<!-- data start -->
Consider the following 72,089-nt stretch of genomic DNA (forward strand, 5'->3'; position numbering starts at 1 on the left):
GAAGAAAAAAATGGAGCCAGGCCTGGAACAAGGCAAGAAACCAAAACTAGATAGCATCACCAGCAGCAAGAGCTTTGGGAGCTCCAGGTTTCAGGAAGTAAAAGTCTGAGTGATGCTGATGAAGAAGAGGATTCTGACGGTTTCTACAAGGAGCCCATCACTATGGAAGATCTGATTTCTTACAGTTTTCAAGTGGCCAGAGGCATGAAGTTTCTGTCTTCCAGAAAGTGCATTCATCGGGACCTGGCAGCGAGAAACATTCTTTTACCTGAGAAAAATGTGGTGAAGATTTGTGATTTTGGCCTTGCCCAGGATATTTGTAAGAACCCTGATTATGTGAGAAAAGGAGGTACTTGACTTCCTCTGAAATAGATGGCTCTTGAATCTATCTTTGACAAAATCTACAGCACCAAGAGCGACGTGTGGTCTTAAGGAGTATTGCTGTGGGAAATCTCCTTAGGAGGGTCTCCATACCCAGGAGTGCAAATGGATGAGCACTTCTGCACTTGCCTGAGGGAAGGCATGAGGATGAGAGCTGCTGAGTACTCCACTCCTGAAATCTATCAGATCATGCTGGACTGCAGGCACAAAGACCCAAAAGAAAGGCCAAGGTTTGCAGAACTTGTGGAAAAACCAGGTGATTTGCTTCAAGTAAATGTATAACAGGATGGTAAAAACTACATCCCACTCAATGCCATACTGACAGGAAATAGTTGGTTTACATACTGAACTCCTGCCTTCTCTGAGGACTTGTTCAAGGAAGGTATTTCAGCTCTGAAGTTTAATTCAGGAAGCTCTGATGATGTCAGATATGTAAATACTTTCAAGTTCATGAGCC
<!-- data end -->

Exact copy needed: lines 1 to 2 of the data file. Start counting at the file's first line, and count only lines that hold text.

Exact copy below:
Consider the following 72,089-nt stretch of genomic DNA (forward strand, 5'->3'; position numbering starts at 1 on the left):
GAAGAAAAAAATGGAGCCAGGCCTGGAACAAGGCAAGAAACCAAAACTAGATAGCATCACCAGCAGCAAGAGCTTTGGGAGCTCCAGGTTTCAGGAAGTAAAAGTCTGAGTGATGCTGATGAAGAAGAGGATTCTGACGGTTTCTACAAGGAGCCCATCACTATGGAAGATCTGATTTCTTACAGTTTTCAAGTGGCCAGAGGCATGAAGTTTCTGTCTTCCAGAAAGTGCATTCATCGGGACCTGGCAGCGAGAAACATTCTTTTACCTGAGAAAAATGTGGTGAAGATTTGTGATTTTGGCCTTGCCCAGGATATTTGTAAGAACCCTGATTATGTGAGAAAAGGAGGTACTTGACTTCCTCTGAAATAGATGGCTCTTGAATCTATCTTTGACAAAATCTACAGCACCAAGAGCGACGTGTGGTCTTAAGGAGTATTGCTGTGGGAAATCTCCTTAGGAGGGTCTCCATACCCAGGAGTGCAAATGGATGAGCACTTCTGCACTTGCCTGAGGGAAGGCATGAGGATGAGAGCTGCTGAGTACTCCACTCCTGAAATCTATCAGATCATGCTGGACTGCAGGCACAAAGACCCAAAAGAAAGGCCAAGGTTTGCAGAACTTGTGGAAAAACCAGGTGATTTGCTTCAAGTAAATGTATAACAGGATGGTAAAAACTACATCCCACTCAATGCCATACTGACAGGAAATAGTTGGTTTACATACTGAACTCCTGCCTTCTCTGAGGACTTGTTCAAGGAAGGTATTTCAGCTCTGAAGTTTAATTCAGGAAGCTCTGATGATGTCAGATATGTAAATACTTTCAAGTTCATGAGCC